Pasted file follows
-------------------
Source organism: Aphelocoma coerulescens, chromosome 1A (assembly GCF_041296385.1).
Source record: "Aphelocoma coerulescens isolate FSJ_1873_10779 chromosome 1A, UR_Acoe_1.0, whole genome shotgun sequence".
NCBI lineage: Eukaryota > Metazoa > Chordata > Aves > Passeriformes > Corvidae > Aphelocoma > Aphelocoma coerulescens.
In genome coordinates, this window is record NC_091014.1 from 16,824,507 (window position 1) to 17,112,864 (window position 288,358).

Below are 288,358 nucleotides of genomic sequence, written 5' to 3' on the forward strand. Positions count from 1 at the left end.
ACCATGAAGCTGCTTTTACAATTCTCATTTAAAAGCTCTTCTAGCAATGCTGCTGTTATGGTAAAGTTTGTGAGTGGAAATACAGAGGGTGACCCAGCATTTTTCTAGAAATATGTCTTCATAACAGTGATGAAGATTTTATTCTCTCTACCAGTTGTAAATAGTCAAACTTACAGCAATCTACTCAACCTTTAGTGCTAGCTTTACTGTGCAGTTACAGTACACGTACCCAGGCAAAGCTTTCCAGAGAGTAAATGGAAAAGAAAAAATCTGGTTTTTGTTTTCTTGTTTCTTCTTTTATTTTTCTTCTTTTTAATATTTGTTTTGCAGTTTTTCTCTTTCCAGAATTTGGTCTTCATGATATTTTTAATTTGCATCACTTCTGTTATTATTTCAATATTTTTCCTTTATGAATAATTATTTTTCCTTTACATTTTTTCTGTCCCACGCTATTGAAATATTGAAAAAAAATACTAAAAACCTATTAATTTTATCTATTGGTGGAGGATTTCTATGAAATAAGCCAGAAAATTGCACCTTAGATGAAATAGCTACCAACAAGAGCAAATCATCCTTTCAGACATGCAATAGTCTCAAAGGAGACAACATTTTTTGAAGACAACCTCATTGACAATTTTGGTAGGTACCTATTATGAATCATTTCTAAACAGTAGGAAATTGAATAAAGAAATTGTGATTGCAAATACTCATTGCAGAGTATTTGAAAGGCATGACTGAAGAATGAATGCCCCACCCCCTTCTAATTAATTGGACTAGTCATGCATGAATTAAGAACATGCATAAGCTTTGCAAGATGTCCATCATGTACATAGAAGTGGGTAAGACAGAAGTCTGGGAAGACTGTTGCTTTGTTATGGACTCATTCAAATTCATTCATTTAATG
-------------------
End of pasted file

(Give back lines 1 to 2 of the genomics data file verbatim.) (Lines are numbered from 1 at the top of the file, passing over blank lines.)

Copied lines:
Source organism: Aphelocoma coerulescens, chromosome 1A (assembly GCF_041296385.1).
Source record: "Aphelocoma coerulescens isolate FSJ_1873_10779 chromosome 1A, UR_Acoe_1.0, whole genome shotgun sequence".